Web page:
McKeever's nicest art in 20 years
New Ted McKeever material is always a cause for celebration. Even when his output isn't necessarily comprehensible (which is about half the time, maybe more), it is still well worth the read for the art alone. There never has been and likely will never again be a comic artist quite like Ted McKeever, with his distinctive surreal style and his strange blend of obsessions that are recurring themes in his body of work.
This new series is off to a very strong start. It's a strange story, with some truly bizarre details that have no explanation yet (and may never, who knows), but by McKeever's standards (at least from his works since the mid 90's), this series is actually shaping up to be fairly cohesive.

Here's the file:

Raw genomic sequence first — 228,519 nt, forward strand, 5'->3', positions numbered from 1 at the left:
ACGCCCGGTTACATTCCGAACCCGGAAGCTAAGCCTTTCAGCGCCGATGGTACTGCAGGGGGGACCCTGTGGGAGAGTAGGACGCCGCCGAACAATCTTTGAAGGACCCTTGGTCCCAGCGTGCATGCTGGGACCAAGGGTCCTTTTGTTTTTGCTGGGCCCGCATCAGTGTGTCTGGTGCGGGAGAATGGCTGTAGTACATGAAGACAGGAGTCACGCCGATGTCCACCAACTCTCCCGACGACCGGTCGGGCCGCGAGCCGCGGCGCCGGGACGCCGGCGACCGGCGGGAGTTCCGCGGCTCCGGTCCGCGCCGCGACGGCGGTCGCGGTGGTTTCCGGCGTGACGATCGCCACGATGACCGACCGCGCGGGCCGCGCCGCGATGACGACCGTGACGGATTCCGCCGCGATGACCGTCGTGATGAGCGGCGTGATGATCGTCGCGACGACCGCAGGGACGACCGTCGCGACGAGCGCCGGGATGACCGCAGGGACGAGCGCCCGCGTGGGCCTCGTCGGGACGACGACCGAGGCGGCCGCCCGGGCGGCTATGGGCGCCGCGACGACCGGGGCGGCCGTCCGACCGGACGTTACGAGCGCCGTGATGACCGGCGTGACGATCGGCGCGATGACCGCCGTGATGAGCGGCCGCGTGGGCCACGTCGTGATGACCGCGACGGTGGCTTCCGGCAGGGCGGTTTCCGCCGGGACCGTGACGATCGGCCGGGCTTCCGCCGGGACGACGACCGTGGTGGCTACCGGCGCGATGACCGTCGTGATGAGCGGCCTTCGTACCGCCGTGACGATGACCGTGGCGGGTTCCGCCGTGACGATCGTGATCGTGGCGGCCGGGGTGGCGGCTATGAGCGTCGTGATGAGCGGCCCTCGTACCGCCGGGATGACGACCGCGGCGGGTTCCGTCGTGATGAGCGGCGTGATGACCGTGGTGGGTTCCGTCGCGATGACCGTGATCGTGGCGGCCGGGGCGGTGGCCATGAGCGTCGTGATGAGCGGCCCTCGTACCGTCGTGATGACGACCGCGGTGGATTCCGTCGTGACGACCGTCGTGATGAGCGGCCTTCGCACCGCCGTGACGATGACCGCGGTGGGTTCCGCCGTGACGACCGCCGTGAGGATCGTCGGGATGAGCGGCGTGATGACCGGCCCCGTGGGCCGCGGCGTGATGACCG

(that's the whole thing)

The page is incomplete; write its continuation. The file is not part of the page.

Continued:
I could see where some critics might look through this issue and say the art is inconsistent, or hit and miss. Indeed, McKeever changes the style up throughout the story, going back and forth between some of the grittiest stuff he's ever drawn and some of the most crisp and polished since "Plastic Forks" in the early 90's. With the story bouncing around between multiple perspectives, and the story being so quirky, the shifts in artistic style (all of which still distinctly McKeever) works.
Like any and all of McKeever's works, you should buy it for the art. But thus far, this series is looking to be his most accessible and well worth actually reading and not just admiring the unique art. His previous series, "Meta4" was nearly impenetrable for me, and I'm a die-hard McKeever fanatic. This new title, though, if it maintains the level of quality that it displays in this first issue, could easily prove to be his best work as both writer and artist since "Industrial Gothic" around 1995.